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Four questions every government contractor must ask now

Four questions every government contractor must ask now - top government contractors - best government contracting event
Larry Allen, president of the Coalition for Government Procurement
Larry Allen, Coalition for Government Procurement
Larry Allen, Coalition for Government Procurement

Larry Allen isn't one to mince words. “Contractors right now have a target painted on their back,“ says Allen, president of the Coalition for Government Procurement. That prognosis comes on the heels of President Obama's recent contracting memo and a subsequent timetable by OMB that's focused on five main areas: 1.) Contract review and monitoring, 2.) Competition, 3.) Contract types, 4.) Acquisition workforce, and 5.) Managing the multi-sector workforce “” an innocuous way of saying, “We're going to insource more,“ says Allen. The presidential memo, coupled with mandatory disclosure requirements implemented last December and a Congress increasingly focused on back-end outcomes, adds up to one big picture: If you're a contractor “” and you step out of line “” you could run into consequences. Allen offers up this four-point checklist that government contractors, as well as others in the commercial sector considering government work, should be asking now to stay ahead of the curve:

1.) Are my current contracts performing well?
“If I were a contractor I would make sure my contracts were performing well, and if I had any on somebody's “˜caution list' I would start preparing a business case now as to why there maybe more to the story than dollars and cents,“ says Allen. That urgency comes in advance of the OMB guidance that appears this summer, likely by July 1. “That date may be suggestive of any contract with significant overruns or delays that ought to have a hard look at being cancelled,“ says Allen. “That would be consistent with some things that . . . while they may not have come out of the White House they may certainly come out from some pronouncements from Capitol Hill, particularly from the Senate Armed Services Committee,“ he adds.

2.) Is my service “˜inherently governmental'?
“Look carefully to see if what you're performing could be identified as “˜services,'“ says Allen. “This administration is not only serious about taking a look at what is “˜inherently governmental,' but also what's not that should be performed in-house,“ he says. So, what does “inherently governmental“ mean? The criteria is pretty subjective, says Allen. Still, some definitions are emerging. “Anything that has to do with national security would probably top the list, as would any oversight of contracts potentially,“ says Allen.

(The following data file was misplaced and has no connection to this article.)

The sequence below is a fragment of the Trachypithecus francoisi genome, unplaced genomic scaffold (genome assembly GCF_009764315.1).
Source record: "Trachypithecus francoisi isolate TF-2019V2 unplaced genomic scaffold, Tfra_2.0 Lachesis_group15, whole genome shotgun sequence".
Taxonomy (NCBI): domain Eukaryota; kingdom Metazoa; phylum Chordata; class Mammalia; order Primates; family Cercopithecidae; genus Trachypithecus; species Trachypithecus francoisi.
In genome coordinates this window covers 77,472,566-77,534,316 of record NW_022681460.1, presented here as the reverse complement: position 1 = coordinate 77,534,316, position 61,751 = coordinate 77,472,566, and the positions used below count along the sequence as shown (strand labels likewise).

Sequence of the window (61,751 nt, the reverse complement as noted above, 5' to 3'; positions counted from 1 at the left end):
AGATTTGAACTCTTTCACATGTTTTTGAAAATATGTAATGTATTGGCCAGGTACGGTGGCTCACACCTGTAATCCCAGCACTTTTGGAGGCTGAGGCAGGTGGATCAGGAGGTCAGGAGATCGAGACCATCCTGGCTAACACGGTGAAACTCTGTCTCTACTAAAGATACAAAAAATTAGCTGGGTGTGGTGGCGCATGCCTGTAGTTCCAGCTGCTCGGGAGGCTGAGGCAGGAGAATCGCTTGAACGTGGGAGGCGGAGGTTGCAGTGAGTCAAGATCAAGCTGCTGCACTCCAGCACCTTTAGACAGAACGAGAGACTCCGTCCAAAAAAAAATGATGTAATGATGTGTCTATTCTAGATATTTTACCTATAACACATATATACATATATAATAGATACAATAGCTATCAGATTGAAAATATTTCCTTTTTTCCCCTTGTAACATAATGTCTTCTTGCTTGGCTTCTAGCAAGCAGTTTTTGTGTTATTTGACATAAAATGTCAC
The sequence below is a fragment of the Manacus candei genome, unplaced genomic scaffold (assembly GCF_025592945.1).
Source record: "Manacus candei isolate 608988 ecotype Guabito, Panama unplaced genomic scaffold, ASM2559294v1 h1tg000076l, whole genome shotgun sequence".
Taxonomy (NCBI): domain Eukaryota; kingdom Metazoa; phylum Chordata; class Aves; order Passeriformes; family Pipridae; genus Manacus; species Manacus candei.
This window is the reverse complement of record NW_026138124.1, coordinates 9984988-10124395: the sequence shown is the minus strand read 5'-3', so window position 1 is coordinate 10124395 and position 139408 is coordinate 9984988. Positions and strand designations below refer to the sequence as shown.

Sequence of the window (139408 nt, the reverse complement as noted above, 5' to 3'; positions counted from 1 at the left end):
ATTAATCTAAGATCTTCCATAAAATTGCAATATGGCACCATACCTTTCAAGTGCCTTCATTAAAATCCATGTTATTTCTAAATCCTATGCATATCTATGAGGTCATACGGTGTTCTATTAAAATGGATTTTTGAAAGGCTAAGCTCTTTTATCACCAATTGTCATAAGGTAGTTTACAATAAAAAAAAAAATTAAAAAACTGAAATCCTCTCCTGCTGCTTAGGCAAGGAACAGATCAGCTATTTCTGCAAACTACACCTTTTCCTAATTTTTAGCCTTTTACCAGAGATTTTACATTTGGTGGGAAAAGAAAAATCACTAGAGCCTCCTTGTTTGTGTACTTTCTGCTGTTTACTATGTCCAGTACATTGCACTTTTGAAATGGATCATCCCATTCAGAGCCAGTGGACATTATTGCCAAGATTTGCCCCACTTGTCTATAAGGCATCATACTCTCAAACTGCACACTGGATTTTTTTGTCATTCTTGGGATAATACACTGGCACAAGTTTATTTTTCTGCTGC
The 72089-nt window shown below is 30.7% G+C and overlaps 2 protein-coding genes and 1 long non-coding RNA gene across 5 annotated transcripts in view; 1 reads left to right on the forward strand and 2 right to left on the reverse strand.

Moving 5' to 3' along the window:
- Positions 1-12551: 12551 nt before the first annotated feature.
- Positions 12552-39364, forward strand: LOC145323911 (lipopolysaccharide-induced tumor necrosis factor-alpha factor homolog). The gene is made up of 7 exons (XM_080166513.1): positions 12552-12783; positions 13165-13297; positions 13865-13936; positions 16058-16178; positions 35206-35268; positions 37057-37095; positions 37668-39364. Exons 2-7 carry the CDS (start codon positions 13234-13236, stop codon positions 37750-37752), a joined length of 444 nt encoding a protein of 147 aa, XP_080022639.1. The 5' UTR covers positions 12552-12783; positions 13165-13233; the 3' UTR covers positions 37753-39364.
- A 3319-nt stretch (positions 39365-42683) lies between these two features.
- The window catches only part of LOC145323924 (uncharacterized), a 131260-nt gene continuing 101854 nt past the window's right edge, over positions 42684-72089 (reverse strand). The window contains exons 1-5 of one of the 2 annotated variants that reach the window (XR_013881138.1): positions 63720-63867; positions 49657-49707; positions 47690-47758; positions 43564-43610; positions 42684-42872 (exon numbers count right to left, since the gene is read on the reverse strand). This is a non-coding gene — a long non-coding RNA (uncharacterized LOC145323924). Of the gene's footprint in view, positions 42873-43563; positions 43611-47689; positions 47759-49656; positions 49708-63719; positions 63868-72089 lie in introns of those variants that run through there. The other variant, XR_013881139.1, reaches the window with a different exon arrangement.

3.) Do I really want to take Recovery Act funds?
This question is specifically relevant to off-the-shelf providers who might sell anywhere between $20 million and $100 million a year or more to the government. “Companies [such as these] are increasingly looking at the government market and the expense of the new rules and regulations, as well as the potential they have for impacting the companies' larger operations, and asking themselves: “Do we really want to take Recovery Act funds?“ Of course, any company that does 80 percent or more of its business with the government has to disclose its top five officers' incomes. “Everybody is always like, “˜What's the problem with transparency?'“ says Allen, adding, “Transparency is a good thing but that's only if everybody in this environment is a responsible actor.“ “Companies,“ he says, “are increasingly saying, “˜It's not that we question our compliance systems “” we know that we have good compliance systems “”  we are concerned about putting this stuff on the website [where] someone who has an issue with our company can make an allegation, file a complaint, and then we've got to spend time fending it off.“

4.) Do I have what it takes to manage the risk?
“There is tremendous opportunity in this marketplace right now but also tremendous risk,“ says Allen. “If you criminalize government contracting, then you will wake up one day and find that the government can't meet its basic needs,“ he adds. That said, Allen does not see a “wholesale change“ in government outsourcing. For contractors in the arena the best thing to do is manage the risk of those portions likely to be insourced. “While the administration is looking to insource more, the government is growing at great rates that they're going to be outsourcing new functions at the same time,“ says Allen. “The government,“ he adds, “cannot meet its needs without having an effective workforce of contractors assisting it.“ And that means you.

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